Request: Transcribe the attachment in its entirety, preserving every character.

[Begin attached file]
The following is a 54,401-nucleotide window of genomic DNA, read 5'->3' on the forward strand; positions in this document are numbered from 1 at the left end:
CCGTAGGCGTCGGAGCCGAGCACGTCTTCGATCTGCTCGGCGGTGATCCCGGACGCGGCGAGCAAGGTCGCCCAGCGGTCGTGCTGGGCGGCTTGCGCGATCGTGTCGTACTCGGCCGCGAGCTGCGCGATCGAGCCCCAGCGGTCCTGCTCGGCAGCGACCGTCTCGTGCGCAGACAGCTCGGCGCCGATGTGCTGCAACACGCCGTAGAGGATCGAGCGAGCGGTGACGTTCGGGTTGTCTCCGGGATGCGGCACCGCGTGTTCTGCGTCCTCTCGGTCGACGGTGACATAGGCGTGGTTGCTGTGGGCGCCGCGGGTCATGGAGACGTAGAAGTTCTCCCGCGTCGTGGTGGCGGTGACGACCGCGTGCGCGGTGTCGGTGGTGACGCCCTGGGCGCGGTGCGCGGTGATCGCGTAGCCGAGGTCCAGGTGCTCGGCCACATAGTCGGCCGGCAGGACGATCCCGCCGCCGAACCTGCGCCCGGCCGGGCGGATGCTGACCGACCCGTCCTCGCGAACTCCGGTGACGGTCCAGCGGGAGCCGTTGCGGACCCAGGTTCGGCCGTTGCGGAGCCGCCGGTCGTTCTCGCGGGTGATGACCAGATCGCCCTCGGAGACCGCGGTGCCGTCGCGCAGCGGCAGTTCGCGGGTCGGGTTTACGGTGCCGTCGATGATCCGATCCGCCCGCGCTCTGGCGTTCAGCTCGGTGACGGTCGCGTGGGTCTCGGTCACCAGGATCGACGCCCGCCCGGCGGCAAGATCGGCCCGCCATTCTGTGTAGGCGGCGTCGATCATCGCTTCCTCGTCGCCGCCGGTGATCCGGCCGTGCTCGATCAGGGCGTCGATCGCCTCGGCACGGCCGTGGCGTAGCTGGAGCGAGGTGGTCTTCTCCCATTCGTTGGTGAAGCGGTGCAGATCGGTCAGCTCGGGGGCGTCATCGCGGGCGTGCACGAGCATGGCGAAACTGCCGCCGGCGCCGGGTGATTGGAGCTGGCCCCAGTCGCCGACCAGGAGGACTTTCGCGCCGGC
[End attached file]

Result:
The following is a 54,401-nucleotide window of genomic DNA, read 5'->3' on the forward strand; positions in this document are numbered from 1 at the left end:
CCGTAGGCGTCGGAGCCGAGCACGTCTTCGATCTGCTCGGCGGTGATCCCGGACGCGGCGAGCAAGGTCGCCCAGCGGTCGTGCTGGGCGGCTTGCGCGATCGTGTCGTACTCGGCCGCGAGCTGCGCGATCGAGCCCCAGCGGTCCTGCTCGGCAGCGACCGTCTCGTGCGCAGACAGCTCGGCGCCGATGTGCTGCAACACGCCGTAGAGGATCGAGCGAGCGGTGACGTTCGGGTTGTCTCCGGGATGCGGCACCGCGTGTTCTGCGTCCTCTCGGTCGACGGTGACATAGGCGTGGTTGCTGTGGGCGCCGCGGGTCATGGAGACGTAGAAGTTCTCCCGCGTCGTGGTGGCGGTGACGACCGCGTGCGCGGTGTCGGTGGTGACGCCCTGGGCGCGGTGCGCGGTGATCGCGTAGCCGAGGTCCAGGTGCTCGGCCACATAGTCGGCCGGCAGGACGATCCCGCCGCCGAACCTGCGCCCGGCCGGGCGGATGCTGACCGACCCGTCCTCGCGAACTCCGGTGACGGTCCAGCGGGAGCCGTTGCGGACCCAGGTTCGGCCGTTGCGGAGCCGCCGGTCGTTCTCGCGGGTGATGACCAGATCGCCCTCGGAGACCGCGGTGCCGTCGCGCAGCGGCAGTTCGCGGGTCGGGTTTACGGTGCCGTCGATGATCCGATCCGCCCGCGCTCTGGCGTTCAGCTCGGTGACGGTCGCGTGGGTCTCGGTCACCAGGATCGACGCCCGCCCGGCGGCAAGATCGGCCCGCCATTCTGTGTAGGCGGCGTCGATCATCGCTTCCTCGTCGCCGCCGGTGATCCGGCCGTGCTCGATCAGGGCGTCGATCGCCTCGGCACGGCCGTGGCGTAGCTGGAGCGAGGTGGTCTTCTCCCATTCGTTGGTGAAGCGGTGCAGATCGGTCAGCTCGGGGGCGTCATCGCGGGCGTGCACGAGCATGGCGAAACTGCCGCCGGCGCCGGGTGATTGGAGCTGGCCCCAGTCGCCGACCAGGAGGACTTTCGCGCCGGC